This is part of an ongoing series on the Call of Christ.
If we are honest, we admit that it is a struggle to consistently live out the Call of Christ, and comfortingly, this is what we see in the gospels as well, as there are several stories which reveal the ups and downs of Peter’s life as he sought to live out the call from Christ. We’ll just look at a few examples.
In Matthew 14.24-33, we have the story of Jesus appearing to His disciples in the middle of the night on the Sea of Galilee, and He’s walking on the water. Peter is impressed by this and he says, “Lord, if it is You, command me to come to You on the water.”
So Jesus tells him to come, and Peter steps out and walks on the water—at least for a moment. But then he becomes frightened because of the storm around him and begins to sink. Jesus grabs his hand and saves him, chiding him for his lack of faith.
Later on, in Matthew 16.13-20, Jesus is with His disciples in the district of Caesarea Philippi, and He asks His disciples who the people think that He is. And His disciples tell Him: “Some people think you’re John the Baptist; others say Elijah, others say Jeremiah or one of the prophets.”
But Jesus persists: “But who do you say that I am?” And Peter answers, “You are the Christ, the Son of the living God.” This one of the high points for Peter, one of the times when he gets it right, and Jesus tells him that the church will be built on this confession.
In Matthew 17.1-8, Peter and James and John are with Jesus up on a mountain, and He is transfigured before them. The Bible says that “His face shone like the sun, and His garments became as white as light.” Moses and Elijah appear as well, and began speaking to Jesus. And Peter gets this brilliant idea. He says, “Jesus, this is really cool! I’m going to make three tabernacles, one of you, one for Moses, and one for Elijah!”
And I think that in Peter’s mind, he’s doing Jesus a great honor, because he’s putting Jesus on the same level as Moses and Elijah, two men who were heroes of the Jewish faith. But then God speaks out from heaven in response: “This is My beloved Son, with whom I am well-pleased; listen to Him!” The message is clear: Peter was mistaken—these other men, regardless of how great their service to God was, can never compare to Jesus, the very Son of God.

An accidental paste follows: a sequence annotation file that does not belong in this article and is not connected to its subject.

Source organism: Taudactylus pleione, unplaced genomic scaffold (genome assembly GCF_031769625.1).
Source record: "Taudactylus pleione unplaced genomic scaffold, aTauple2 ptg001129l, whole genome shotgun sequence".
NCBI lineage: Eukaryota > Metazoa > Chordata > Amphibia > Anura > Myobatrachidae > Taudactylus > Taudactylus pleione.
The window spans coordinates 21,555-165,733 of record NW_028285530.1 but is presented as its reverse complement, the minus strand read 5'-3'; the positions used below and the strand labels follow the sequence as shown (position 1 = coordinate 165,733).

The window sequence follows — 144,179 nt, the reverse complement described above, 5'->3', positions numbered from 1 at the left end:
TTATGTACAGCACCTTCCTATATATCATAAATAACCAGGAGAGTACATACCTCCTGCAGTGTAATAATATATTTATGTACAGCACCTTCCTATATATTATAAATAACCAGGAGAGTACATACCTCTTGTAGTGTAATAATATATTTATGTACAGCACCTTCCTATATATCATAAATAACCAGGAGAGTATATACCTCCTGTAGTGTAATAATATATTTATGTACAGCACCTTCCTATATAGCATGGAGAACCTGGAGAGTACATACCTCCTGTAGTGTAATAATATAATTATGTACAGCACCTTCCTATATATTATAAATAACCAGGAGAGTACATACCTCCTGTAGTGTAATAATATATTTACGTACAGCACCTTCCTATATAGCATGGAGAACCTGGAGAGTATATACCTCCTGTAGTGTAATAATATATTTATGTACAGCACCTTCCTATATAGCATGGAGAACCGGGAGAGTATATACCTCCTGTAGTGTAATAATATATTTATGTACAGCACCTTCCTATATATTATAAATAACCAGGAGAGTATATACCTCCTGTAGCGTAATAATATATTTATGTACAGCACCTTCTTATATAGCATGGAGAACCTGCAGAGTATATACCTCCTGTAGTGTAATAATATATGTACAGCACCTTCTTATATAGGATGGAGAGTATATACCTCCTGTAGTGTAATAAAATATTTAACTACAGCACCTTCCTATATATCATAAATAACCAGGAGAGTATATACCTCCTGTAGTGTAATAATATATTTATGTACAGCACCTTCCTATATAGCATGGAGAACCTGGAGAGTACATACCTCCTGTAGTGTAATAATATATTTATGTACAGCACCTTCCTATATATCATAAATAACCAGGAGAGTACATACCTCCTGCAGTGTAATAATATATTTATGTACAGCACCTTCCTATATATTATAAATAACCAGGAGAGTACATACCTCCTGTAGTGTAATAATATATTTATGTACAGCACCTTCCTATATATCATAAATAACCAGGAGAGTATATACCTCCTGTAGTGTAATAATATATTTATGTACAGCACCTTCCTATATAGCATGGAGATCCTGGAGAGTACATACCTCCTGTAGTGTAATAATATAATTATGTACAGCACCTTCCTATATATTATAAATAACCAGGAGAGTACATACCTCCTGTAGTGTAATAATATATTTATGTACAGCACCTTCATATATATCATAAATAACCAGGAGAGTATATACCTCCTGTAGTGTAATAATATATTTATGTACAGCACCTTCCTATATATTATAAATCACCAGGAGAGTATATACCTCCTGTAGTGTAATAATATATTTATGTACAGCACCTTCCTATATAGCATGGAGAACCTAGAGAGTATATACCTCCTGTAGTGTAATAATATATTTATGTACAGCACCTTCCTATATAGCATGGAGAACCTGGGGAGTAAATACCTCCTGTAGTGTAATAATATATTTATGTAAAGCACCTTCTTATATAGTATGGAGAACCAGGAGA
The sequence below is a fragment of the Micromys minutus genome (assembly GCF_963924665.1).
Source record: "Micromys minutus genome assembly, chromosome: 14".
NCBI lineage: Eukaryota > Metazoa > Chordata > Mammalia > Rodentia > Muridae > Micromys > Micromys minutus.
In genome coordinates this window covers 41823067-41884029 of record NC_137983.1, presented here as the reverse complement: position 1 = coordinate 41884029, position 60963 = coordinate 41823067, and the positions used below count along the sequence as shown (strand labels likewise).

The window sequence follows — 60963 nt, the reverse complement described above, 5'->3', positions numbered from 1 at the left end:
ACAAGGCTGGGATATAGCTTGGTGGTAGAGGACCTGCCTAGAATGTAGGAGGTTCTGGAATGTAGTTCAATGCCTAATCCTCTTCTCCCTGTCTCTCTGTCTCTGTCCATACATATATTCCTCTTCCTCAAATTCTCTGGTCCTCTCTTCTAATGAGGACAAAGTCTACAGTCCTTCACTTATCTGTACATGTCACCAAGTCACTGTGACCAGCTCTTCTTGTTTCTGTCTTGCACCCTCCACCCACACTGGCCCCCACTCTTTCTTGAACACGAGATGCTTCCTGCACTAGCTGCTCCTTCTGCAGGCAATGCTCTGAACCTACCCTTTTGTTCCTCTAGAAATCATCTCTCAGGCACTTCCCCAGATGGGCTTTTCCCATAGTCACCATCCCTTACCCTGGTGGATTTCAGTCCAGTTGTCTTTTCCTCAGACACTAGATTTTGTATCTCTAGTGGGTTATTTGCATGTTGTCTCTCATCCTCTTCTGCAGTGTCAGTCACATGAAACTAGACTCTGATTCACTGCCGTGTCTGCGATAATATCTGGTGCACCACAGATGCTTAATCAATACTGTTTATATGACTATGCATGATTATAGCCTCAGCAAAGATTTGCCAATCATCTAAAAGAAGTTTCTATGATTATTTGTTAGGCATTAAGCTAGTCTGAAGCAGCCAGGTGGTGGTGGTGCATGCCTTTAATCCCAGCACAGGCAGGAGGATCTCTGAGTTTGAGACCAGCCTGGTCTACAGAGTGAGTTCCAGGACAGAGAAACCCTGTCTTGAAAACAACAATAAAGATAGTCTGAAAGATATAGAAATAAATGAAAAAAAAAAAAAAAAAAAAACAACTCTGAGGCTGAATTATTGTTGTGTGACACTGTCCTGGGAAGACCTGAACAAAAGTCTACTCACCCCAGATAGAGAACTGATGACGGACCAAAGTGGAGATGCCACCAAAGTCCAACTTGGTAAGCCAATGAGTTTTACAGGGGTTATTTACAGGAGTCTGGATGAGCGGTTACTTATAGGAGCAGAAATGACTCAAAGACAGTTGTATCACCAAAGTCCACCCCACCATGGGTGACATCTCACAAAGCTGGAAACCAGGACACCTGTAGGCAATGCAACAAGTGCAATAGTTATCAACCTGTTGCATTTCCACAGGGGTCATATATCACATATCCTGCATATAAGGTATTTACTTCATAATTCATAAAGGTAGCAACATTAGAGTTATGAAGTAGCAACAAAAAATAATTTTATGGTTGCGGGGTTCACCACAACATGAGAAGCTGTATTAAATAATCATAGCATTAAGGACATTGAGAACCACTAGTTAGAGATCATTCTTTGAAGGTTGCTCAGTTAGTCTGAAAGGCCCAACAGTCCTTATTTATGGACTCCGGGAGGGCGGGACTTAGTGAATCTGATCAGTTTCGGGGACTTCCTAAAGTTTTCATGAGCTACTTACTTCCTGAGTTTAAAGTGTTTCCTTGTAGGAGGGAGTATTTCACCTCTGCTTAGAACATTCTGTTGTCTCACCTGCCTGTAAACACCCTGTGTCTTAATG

A clear pattern emerges as you look at the life of Peter. As he moves along, learning more about Jesus—who Jesus is and what He expects from His followers—he experiences a lot of ups and downs. Sometimes Peter does pretty well: he has the courage to step out of the boat and walk towards Jesus; he realizes that Jesus is the Son of God and confesses it publicly.
Other times he messes up: he takes his eyes off Jesus and begins to sink; he misunderstands Jesus’ teachings; he gets confused and thinks that Jesus is no more important than mere men.
When you think about it, that’s usually how it works for us too, isn’t it?
We’d like to think that as we live our Christian lives, each day we do better than the day before, each day we grow a little bit closer to God, and look a little more like Jesus. But realistically, it doesn’t work like that. We have ups and downs just like Peter did.
I have been in ministry at the same church for almost a decade now, and one thing that is neat about that is that I’ve had the opportunity to get to know many people from our congregation from a spiritual perspective over a period of several years.
And over time, what you see is basically what you see with Peter: at times, people have their good moments, times when they render incredible service, or sacrifice, or love. And at other times, they have their not-so-good moments, when they act selfishly, or complain, or talk bad about one another.
It is important for us to realize that as we seek to answer the Call of Christ, we’re going to go through rough patches. We’re going to have our ups and downs.
But through the church, through Scripture, through fellow Christians, Jesus is there, walking with us. He is there to affirm us when we do well, and to correct us when we make mistakes, just like He did with Peter.
And by God’s grace, as time goes on and we spend more time following Jesus, we mature, and gradually have more good moments, and fewer bad moments.
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